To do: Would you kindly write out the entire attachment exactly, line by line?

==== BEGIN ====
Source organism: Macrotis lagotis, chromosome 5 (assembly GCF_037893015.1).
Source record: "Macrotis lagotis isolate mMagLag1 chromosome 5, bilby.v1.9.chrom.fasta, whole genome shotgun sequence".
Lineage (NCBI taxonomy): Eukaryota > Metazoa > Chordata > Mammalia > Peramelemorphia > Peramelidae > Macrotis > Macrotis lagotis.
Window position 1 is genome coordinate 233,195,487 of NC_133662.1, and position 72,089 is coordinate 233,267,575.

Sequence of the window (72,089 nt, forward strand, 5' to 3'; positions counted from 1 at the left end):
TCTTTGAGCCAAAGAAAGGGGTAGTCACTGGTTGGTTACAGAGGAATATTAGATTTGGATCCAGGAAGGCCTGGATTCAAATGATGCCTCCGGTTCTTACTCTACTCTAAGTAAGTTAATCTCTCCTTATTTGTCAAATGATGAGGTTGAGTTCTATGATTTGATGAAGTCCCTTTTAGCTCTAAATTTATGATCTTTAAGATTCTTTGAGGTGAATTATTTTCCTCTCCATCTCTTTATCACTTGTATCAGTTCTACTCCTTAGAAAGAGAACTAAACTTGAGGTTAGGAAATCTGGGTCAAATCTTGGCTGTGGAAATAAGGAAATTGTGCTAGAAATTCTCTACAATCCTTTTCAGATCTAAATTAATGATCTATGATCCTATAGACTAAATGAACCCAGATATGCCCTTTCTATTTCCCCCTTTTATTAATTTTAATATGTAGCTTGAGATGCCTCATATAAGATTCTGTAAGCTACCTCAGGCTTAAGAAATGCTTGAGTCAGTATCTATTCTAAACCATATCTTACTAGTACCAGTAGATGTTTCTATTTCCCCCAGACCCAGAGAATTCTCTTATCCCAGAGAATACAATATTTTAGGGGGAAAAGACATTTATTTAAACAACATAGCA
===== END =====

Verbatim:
Source organism: Macrotis lagotis, chromosome 5 (assembly GCF_037893015.1).
Source record: "Macrotis lagotis isolate mMagLag1 chromosome 5, bilby.v1.9.chrom.fasta, whole genome shotgun sequence".
Lineage (NCBI taxonomy): Eukaryota > Metazoa > Chordata > Mammalia > Peramelemorphia > Peramelidae > Macrotis > Macrotis lagotis.
Window position 1 is genome coordinate 233,195,487 of NC_133662.1, and position 72,089 is coordinate 233,267,575.

Sequence of the window (72,089 nt, forward strand, 5' to 3'; positions counted from 1 at the left end):
TCTTTGAGCCAAAGAAAGGGGTAGTCACTGGTTGGTTACAGAGGAATATTAGATTTGGATCCAGGAAGGCCTGGATTCAAATGATGCCTCCGGTTCTTACTCTACTCTAAGTAAGTTAATCTCTCCTTATTTGTCAAATGATGAGGTTGAGTTCTATGATTTGATGAAGTCCCTTTTAGCTCTAAATTTATGATCTTTAAGATTCTTTGAGGTGAATTATTTTCCTCTCCATCTCTTTATCACTTGTATCAGTTCTACTCCTTAGAAAGAGAACTAAACTTGAGGTTAGGAAATCTGGGTCAAATCTTGGCTGTGGAAATAAGGAAATTGTGCTAGAAATTCTCTACAATCCTTTTCAGATCTAAATTAATGATCTATGATCCTATAGACTAAATGAACCCAGATATGCCCTTTCTATTTCCCCCTTTTATTAATTTTAATATGTAGCTTGAGATGCCTCATATAAGATTCTGTAAGCTACCTCAGGCTTAAGAAATGCTTGAGTCAGTATCTATTCTAAACCATATCTTACTAGTACCAGTAGATGTTTCTATTTCCCCCAGACCCAGAGAATTCTCTTATCCCAGAGAATACAATATTTTAGGGGGAAAAGACATTTATTTAAACAACATAGCA